Tuesday, January 27, 2015

Frederick Lawrence Pomeroy (1855-1906): scofflaw or scapegoat?

by Nancy Maliwesky

Note: APHGA has joined NewYorkHeritage.org, an online research site for New York history offering collections from New York libraries, historical societies, museums and archives. View our online collection here. Nancy wrote about the collection last year after completing its transcription. – Susan Hughes

Completing the scanning and transcription of the Frederick Lawrence Pomeroy correspondence in our collection for publication on the NewYorkHeritage.org site, I have been trying to identify a theme that would best illustrate this archive. Initially hoping these letters would provide answers to the many questions surrounding the legacy of Frederick (“Fred”) Pomeroy, it seems they pose more questions than answers.  

Frederick Lawrence Pomeroy, born 15 Jan 1855 in Cortland, Cortland County, New York, to James Clark Pomeroy and Olive M. Mills, made a career working in the railroad industry. Early on, he worked as a general passenger agent for the Ogdensburg and Lake Champlain Railroad, then as general freight and ticket agent with the Ithaca and Cortland Railroad, and eventually become an Assistant General Traffic Manager for the New York Central Railroad.  On 25 Oct 1906, Pomeroy, along with the New York Central Railroad, was convicted of granting freight rebates to the American Sugar Refining trust in violation of the Interstate Commerce Act of 1887.  New York Central Railroad was fined $102,000. Pomeroy was personally fined $6,000, the equivalent of about $158,000 today. (For comparison, in 1906 the average worker made between $200 and $400 per year. While a manager like Pomeroy probably commanded a higher salary, even an engineer could only expect about $5,000.[1]) The verdict was widely reported in the news and various trade publications. Tragically, Pomeroy died of a heart attack one month later on 26 Nov 1906 at age 51 while fighting the conviction.

President Theodore Roosevelt earned the nickname “Trust Buster” for his crusade against the exploitive practices of certain captains of industry. But, he also sought to enact laws that would protect workers forced to carry out employer’s policies that were in direct violation of the law, especially when doing so resulted in no personal benefit to those employees. Roosevelt felt that this case in particular was an example of the type of miscarriage of justice he sought to eradicate. In Roosevelt’s 1906 State of the Union Address, he voiced his disapproval of the fine imposed on Pomeroy: 

“…I am forced to the conclusion, in a case in which the proof is so clear and the facts are so flagrant, it is the duty of the court to fix a penalty which shall in some degree be commensurate with the gravity of the offense. As between the two defendants, in my opinion, the principal penalty should be imposed on the corporation. The traffic manager in this case, presumably, acted without any advantage to himself and without any interest in the transaction, either by the direct authority or in accordance with what he understood to be the policy or the wishes of his employer.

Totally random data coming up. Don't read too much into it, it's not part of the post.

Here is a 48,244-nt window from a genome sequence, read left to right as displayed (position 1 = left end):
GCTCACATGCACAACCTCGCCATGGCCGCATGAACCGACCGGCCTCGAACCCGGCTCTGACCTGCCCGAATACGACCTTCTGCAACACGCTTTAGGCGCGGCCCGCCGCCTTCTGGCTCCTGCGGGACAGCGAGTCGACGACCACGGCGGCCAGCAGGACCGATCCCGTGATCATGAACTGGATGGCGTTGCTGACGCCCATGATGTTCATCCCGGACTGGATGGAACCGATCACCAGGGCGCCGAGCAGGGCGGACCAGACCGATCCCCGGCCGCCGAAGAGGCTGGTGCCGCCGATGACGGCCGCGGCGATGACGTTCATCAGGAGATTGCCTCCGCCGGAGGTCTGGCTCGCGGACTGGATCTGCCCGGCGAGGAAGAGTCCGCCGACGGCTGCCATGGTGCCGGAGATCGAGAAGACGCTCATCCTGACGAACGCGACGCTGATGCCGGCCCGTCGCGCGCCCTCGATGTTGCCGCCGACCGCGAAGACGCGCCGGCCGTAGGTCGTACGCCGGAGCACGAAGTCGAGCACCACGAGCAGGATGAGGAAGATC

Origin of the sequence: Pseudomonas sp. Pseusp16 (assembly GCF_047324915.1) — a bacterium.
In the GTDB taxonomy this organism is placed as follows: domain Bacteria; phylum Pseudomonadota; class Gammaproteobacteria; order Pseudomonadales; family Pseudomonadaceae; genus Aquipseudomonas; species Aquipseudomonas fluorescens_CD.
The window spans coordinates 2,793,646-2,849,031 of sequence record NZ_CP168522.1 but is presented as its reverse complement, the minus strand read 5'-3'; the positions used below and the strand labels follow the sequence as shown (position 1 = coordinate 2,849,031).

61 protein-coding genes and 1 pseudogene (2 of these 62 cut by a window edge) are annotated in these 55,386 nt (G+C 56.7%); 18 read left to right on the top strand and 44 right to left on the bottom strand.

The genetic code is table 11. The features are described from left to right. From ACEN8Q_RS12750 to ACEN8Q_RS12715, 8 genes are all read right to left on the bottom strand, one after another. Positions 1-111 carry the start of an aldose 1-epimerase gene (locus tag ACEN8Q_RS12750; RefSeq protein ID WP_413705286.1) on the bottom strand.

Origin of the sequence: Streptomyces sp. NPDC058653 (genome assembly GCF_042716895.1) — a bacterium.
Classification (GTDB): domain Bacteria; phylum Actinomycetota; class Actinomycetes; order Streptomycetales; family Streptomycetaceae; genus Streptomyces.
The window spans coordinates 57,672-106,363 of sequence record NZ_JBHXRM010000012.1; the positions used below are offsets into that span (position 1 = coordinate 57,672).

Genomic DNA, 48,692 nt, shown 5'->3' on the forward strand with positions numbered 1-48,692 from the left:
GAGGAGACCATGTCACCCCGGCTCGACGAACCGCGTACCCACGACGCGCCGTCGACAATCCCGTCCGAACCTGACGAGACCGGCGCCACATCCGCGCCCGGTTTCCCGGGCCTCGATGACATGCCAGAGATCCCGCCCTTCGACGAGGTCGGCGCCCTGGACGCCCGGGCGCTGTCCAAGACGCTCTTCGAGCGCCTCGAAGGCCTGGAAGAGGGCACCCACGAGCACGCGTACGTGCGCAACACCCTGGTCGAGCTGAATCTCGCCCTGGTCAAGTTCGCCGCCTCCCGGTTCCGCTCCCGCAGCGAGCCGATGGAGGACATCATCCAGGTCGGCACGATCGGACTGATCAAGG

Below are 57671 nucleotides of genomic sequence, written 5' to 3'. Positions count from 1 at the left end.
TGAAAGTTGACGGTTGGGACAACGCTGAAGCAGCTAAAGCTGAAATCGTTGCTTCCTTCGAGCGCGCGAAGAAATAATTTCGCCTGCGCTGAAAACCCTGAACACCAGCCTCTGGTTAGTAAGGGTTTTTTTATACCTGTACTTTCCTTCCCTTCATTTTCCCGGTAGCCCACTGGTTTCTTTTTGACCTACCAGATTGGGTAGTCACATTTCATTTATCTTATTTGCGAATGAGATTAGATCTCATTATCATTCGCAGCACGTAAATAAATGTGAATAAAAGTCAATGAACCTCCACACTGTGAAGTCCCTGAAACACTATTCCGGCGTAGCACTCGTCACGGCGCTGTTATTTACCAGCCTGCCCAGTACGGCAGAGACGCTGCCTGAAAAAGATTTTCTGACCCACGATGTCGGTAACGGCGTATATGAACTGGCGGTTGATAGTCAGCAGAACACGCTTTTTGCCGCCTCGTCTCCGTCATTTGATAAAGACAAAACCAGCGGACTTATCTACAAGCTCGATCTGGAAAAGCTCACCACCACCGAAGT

'The sentence of this court in this case is, that the defendant Pomeroy, for each of the six offenses upon which he has been convicted, be fined the sum of $1,000, making six fines, amounting in all to the sum of $6,000; and the defendant, The New York Central and Hudson River Railroad Company, for each of the six crimes of which it has been convicted, be fined the sum of $18,000, making six fines amounting in the aggregate to the sum of $108,000, and judgment to that effect will be entered in this case.[2]'" 
Roosevelt pardoned Pomeroy posthumously, assuring that his estate was not liable for the fines.

Our blog readers may be interested to learn that Pomeroy was the nephew of Lemuel Strong Pomeroy[3] (1812-1879) and Dr. Theodore Clapp Pomeroy (1817-1897) and thus a cousin of Harry Dwight Pomeroy (1866-1937).  Captain Stephen Pomeroy, Frederick’s grandfather, was born 6 Aug 1775 in Southampton, Hampshire Co., MA and settled with his wife Hannah “Polly” Clapp in Otisco, Onondaga County, NY by 1806, where he died 23 Dec 1863.  This family has strong roots in the Onondaga, Cortland and Oswego County, New York areas.

In an interesting footnote to previous research published in our blog[4], the pulpit desk made by A.R. & E. L. Shaw of Boston, MA, which resides at the First Presbyterian Church in Cortland, NY with the inscription
was given to the church by Frederick and his sister Louisa Maria Pomeroy Hill in memory of their parents who were members of that church.
Next week: A closer look at the contents of the Frederick Lawrence Pomeroy collection.


Word spread quickly about Pomeroy’s untimely death. The collection contains a number of letters expressing shock and disbelief both from within the company and from outside business contacts. Frederick Lawrence Pomeroy Collection. Image 2010.0307.1.20

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